How is it then that a government can deny hiring an otherwise qualified person because she or he lied on the interview, but then rely on liars to execute some functional and political responsibilities. While some of the tactics that the CIA used in torturing people pose different issues for American style democracy, the fact that they lied to their employers and to Congress is a huge thing. Would any administration approve of a CIA job wanted ad containing these words: “ability to lie effectively to Congress and the American public is a pre-requisite for this job”? Should any House of Representative approve of such skill being part of the prerequisite for retaining ones job.
Just ask George Bush of the political risks associated with simply repeating misrepresentations provided by the CIA. On one occasion, Bush represented to the United Nations that
Every administration must balance the extent to which sensitive political information is disclosed to the public. That is why the principle of confidentiality of Executive discussion is so central an Anglo-American democratic principle. It is precisely because of the existence and application of this principle that CIA operatives and all other employees of the Executive Branch of government never have to lie, regardless of the availability of the Fifth amendment to a specific fact situation.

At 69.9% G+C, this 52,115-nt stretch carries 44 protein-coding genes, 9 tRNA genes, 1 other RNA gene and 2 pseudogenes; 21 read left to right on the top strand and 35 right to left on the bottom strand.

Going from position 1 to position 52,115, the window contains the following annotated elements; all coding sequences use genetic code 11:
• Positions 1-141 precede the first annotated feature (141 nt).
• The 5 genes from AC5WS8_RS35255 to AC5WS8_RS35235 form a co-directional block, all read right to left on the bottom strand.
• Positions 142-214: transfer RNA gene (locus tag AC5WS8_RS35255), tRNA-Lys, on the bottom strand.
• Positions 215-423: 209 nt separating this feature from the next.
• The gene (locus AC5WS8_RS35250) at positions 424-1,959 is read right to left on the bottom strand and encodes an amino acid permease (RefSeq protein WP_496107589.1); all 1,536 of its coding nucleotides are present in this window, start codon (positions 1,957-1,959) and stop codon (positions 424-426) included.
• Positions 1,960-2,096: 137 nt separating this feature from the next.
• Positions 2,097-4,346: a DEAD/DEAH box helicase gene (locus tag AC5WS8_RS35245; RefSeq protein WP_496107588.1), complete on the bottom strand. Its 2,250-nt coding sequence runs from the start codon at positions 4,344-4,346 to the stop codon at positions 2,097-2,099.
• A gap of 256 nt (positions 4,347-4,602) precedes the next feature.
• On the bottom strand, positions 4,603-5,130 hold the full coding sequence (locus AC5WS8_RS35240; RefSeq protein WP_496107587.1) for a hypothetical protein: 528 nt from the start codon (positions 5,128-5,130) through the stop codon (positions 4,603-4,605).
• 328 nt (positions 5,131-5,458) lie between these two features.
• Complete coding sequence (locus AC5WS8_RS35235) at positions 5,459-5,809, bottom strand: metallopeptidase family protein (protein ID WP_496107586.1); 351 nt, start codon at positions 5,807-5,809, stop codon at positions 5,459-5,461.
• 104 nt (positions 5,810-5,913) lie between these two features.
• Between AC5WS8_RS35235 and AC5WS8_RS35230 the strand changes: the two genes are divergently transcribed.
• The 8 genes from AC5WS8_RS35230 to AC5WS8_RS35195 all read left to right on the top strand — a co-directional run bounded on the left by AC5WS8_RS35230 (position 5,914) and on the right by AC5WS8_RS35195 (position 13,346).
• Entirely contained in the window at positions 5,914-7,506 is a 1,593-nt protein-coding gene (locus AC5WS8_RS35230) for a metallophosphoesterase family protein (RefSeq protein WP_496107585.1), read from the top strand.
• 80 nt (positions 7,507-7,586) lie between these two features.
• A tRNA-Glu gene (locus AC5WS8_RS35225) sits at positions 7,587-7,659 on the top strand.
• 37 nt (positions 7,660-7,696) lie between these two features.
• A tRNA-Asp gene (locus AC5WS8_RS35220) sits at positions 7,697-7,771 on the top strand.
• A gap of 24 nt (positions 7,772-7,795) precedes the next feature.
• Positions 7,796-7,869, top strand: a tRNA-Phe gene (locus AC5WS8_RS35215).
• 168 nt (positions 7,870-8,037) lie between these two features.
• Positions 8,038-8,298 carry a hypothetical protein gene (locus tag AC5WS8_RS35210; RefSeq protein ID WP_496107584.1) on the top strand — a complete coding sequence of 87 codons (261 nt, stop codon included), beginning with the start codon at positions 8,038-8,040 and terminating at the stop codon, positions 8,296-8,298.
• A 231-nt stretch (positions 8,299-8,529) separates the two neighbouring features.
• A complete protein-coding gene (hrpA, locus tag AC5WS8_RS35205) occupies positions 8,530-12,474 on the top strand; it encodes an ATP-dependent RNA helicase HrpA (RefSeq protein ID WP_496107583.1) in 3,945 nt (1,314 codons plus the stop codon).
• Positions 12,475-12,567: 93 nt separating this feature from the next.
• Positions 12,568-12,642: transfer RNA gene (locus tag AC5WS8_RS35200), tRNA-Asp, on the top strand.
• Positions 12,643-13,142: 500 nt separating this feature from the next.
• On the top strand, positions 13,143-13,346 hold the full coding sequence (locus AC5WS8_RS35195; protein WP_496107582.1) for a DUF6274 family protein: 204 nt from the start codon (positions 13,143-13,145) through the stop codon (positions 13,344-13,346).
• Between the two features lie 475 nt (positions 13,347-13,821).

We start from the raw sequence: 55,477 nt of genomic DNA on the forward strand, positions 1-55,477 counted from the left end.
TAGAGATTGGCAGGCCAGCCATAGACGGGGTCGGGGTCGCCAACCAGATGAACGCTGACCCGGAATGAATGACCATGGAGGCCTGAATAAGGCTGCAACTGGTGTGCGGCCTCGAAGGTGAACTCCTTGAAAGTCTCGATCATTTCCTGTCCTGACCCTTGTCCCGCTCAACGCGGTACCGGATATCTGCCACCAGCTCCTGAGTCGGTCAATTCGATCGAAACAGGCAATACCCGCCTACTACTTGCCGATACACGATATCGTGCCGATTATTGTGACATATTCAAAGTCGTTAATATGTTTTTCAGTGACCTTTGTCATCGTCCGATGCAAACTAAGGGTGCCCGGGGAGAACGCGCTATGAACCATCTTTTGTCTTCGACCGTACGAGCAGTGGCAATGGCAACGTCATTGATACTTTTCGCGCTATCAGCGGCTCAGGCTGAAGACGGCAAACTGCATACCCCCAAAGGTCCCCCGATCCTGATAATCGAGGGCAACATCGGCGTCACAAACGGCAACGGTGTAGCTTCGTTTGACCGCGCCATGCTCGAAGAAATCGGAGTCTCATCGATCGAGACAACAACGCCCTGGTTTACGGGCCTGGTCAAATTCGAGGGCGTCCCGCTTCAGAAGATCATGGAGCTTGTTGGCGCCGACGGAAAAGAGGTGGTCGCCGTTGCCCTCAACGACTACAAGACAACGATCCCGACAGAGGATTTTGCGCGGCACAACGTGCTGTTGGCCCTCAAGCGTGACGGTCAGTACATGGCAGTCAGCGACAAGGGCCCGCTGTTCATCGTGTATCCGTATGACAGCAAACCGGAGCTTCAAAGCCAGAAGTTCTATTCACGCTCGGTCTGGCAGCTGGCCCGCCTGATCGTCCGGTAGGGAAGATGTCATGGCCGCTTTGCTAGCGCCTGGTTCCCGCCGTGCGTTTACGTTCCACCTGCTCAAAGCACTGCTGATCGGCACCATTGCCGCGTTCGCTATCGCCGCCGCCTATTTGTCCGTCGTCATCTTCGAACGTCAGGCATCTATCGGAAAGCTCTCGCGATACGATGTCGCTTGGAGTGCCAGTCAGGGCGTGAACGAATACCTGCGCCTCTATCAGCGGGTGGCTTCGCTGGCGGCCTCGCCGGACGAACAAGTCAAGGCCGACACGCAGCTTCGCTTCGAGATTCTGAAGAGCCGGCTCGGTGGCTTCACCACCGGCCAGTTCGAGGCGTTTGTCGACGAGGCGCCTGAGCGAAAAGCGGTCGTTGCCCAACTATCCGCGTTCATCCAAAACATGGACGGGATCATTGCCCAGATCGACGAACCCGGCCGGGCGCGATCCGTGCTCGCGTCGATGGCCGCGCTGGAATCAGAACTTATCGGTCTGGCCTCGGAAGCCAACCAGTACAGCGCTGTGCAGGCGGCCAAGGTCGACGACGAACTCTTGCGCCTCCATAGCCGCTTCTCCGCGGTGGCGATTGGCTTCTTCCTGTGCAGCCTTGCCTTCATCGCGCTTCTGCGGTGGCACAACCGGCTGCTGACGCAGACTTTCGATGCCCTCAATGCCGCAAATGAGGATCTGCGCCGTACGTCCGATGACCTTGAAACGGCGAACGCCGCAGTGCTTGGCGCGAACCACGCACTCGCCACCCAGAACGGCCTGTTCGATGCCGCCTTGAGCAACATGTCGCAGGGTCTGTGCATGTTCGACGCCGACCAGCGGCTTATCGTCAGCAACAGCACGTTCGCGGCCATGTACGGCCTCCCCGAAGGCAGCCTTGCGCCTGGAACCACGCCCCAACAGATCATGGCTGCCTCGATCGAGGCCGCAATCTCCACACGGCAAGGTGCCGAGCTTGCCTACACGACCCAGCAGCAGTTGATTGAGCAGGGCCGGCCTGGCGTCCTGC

The Senate Report on CIA post 911 activities of torture contains problematic information for American democracy, especially in the context of foreign policy and America’s role in achieving free market democracy around the world, including in the Middle East, North Korea, and elsewhere. Is it possible, for instance, that CIA lying to the Senate and Congress can and is perhaps seen by many as American-style corruption? Is this the desired end?
Any administration’s ability to lead by example is frustrated when the very operatives cloaked in part with the tools to gather intelligence lie to their elected superiors. The act of lying creates tough question for which answers become immediate. For example when CIA operatives lie, the political masters and senior administration officials must start to ask whether this the kind of leading by example that is desired of US democracy? Are we as a society saying that the ends justify the means?